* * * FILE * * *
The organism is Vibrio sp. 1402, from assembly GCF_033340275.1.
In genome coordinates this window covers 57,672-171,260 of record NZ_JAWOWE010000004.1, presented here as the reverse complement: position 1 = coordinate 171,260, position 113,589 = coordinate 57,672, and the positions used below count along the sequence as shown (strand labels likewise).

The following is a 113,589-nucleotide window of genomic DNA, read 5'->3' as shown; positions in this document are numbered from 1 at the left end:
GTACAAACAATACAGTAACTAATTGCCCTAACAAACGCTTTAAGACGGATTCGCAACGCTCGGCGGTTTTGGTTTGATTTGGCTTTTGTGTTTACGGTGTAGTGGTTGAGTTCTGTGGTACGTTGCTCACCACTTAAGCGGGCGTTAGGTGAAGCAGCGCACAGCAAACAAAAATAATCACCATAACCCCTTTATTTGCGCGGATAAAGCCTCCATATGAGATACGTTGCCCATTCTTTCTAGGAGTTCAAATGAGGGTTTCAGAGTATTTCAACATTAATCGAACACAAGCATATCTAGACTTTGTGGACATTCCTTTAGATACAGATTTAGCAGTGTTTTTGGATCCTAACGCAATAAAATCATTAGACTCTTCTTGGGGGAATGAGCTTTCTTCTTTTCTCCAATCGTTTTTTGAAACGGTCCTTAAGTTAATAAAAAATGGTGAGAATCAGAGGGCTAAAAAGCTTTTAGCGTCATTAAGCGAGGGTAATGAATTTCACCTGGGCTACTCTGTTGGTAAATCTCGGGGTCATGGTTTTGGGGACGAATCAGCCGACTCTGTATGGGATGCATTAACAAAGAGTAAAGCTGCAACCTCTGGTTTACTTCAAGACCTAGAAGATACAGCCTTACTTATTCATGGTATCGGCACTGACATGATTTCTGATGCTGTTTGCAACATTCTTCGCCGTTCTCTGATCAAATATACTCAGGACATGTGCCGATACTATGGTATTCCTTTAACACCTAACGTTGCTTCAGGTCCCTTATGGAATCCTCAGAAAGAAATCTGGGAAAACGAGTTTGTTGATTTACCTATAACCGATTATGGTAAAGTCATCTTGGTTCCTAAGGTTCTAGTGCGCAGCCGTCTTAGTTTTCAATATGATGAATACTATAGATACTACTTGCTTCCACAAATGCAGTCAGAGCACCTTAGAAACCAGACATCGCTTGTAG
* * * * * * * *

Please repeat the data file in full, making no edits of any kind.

The organism is Vibrio sp. 1402, from assembly GCF_033340275.1.
In genome coordinates this window covers 57,672-171,260 of record NZ_JAWOWE010000004.1, presented here as the reverse complement: position 1 = coordinate 171,260, position 113,589 = coordinate 57,672, and the positions used below count along the sequence as shown (strand labels likewise).

The following is a 113,589-nucleotide window of genomic DNA, read 5'->3' as shown; positions in this document are numbered from 1 at the left end:
GTACAAACAATACAGTAACTAATTGCCCTAACAAACGCTTTAAGACGGATTCGCAACGCTCGGCGGTTTTGGTTTGATTTGGCTTTTGTGTTTACGGTGTAGTGGTTGAGTTCTGTGGTACGTTGCTCACCACTTAAGCGGGCGTTAGGTGAAGCAGCGCACAGCAAACAAAAATAATCACCATAACCCCTTTATTTGCGCGGATAAAGCCTCCATATGAGATACGTTGCCCATTCTTTCTAGGAGTTCAAATGAGGGTTTCAGAGTATTTCAACATTAATCGAACACAAGCATATCTAGACTTTGTGGACATTCCTTTAGATACAGATTTAGCAGTGTTTTTGGATCCTAACGCAATAAAATCATTAGACTCTTCTTGGGGGAATGAGCTTTCTTCTTTTCTCCAATCGTTTTTTGAAACGGTCCTTAAGTTAATAAAAAATGGTGAGAATCAGAGGGCTAAAAAGCTTTTAGCGTCATTAAGCGAGGGTAATGAATTTCACCTGGGCTACTCTGTTGGTAAATCTCGGGGTCATGGTTTTGGGGACGAATCAGCCGACTCTGTATGGGATGCATTAACAAAGAGTAAAGCTGCAACCTCTGGTTTACTTCAAGACCTAGAAGATACAGCCTTACTTATTCATGGTATCGGCACTGACATGATTTCTGATGCTGTTTGCAACATTCTTCGCCGTTCTCTGATCAAATATACTCAGGACATGTGCCGATACTATGGTATTCCTTTAACACCTAACGTTGCTTCAGGTCCCTTATGGAATCCTCAGAAAGAAATCTGGGAAAACGAGTTTGTTGATTTACCTATAACCGATTATGGTAAAGTCATCTTGGTTCCTAAGGTTCTAGTGCGCAGCCGTCTTAGTTTTCAATATGATGAATACTATAGATACTACTTGCTTCCACAAATGCAGTCAGAGCACCTTAGAAACCAGACATCGCTTGTAG